The Mohawk Teepee was the brainchild of Myron and Lidia Bazar, both natives of Ukraine. Myron was born in Ternopil and Lidia in Boryslav, according to Ukrainian Weekly.
In an interview with the New York State Military Museum, Myron Bazar said he came to Amsterdam at age five, graduated from Amsterdam High School in 1941 and served as an engineer in the U.S. Navy during World War II.
After the war he worked at General Electric. He and his wife noticed that motels, with easy automobile access, were replacing hotels in Florida, NY. The Bazars built their home and the Mohawk View Motel in the abandoned Amsterdam limestone quarry in 1954.
The motel grew, going from an original 15 to 36 units. In 1961 the Bazars hired local architect William Cooper to design a restaurant for the site. The Bazars were becoming art collectors at that time and collaborated on the design with Cooper, a childhood friend of Myron’s.
Cooper proposed the idea of a tepee for the restaurant, which he translated into an A-frame. Lidia said she had wanted an A-frame all along.
The 400 seat restaurant, opened in 1962, was named the Mohawk Teepee and featured wooden carvings made by Mohawks and live trees inside.
Lidia hired waiters from Schenectady’s Hotel Van Curler which was going out of business as the Tepee opened. The first chef previously worked at a private club that served President Eisenhower.
The next year Cooper and the Bazars designed an expansion that made the rock wall of the quarry the back wall of the restaurant, a difficult engineering feat.
Weddings and other elegant functions took place at the Teepee. Governor Nelson Rockefeller visited six times. In March 1966 Rockefeller addressed a joint meeting of Rotary, Kiwanis, Lions and the Chamber of Commerce at the Teepee, pledging support for restoration work at the Erie Canal’s Schoharie Crossing site in Fort Hunter.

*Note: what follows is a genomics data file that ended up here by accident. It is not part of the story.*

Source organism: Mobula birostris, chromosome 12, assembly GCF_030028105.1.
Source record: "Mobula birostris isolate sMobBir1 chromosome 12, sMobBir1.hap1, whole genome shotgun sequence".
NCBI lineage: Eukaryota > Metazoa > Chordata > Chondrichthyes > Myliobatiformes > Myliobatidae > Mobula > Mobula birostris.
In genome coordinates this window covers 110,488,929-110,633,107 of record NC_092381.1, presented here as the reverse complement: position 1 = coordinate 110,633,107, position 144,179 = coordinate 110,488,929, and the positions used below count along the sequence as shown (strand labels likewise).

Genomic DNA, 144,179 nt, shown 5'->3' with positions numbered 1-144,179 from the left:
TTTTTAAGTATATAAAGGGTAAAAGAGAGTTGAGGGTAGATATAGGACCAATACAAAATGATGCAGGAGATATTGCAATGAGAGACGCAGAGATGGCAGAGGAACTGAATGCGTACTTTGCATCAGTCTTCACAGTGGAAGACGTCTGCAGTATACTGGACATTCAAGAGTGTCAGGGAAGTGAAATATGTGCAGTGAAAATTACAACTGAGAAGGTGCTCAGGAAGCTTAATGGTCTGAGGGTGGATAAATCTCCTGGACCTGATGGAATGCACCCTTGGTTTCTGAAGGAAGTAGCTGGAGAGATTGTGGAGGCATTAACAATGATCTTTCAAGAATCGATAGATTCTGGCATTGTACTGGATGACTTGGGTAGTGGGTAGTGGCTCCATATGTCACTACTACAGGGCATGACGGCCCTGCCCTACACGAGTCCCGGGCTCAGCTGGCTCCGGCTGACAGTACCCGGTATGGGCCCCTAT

The Bazars displayed some of their art work at the restaurant and motel complex starting in 1971.
In 1989 fire destroyed a motel building where the Bazars had living quarters in front of the restaurant. The fire apparently started from disposal of fireplace ashes. The family escaped but art works were destroyed.
After the fire the Bazars moved to Saratoga Springs and pursued their art business. Their son Peter operated the restaurant and motel; the facility closed in 1993.
Amsterdam native Mike Hastings bought the property in 1999 and, helped by government loans, hired original architect Cooper to restore the restaurant. Renamed the Cliffside the elegantly refurbished facility opened in 2003 as a dance club and function space.
The city foreclosed on the property in 2006 and it was purchased by prominent businessman John Tesiero in 2008. Tesiero hopes to sell or rent the property.
Architect Cooper died last year. City officials continue to watch the structure. A small fire was reported there earlier this month.
The new Amsterdam Icons calendar pays tribute to eateries ranging from vanished Italian restaurants (Pepe’s, Isabel’s and Barney’s) to diners (Carmel’s, DiCaprio’s and Tullio’s), one of which is still operating.
The late Tullio DeMartinis’s diner, previously the Maxwell House and the Raywood, is now Emmy Lou’s. The classic structure, built in 1948, hugs the Chuctanunda Creek on the aptly named Chuctanunda Street in downtown Amsterdam.
The Amsterdam Icons calendar is available at three Amsterdam locations: Old Peddler’s Wagon, 175 Church St.; The Book Hound, 16 East Main St. and Amsterdam Free Library, 28 Church St. Order by mail information is online at Historic Amsterdam League.
A version of the this story first appeared in the Schenectady Gazette.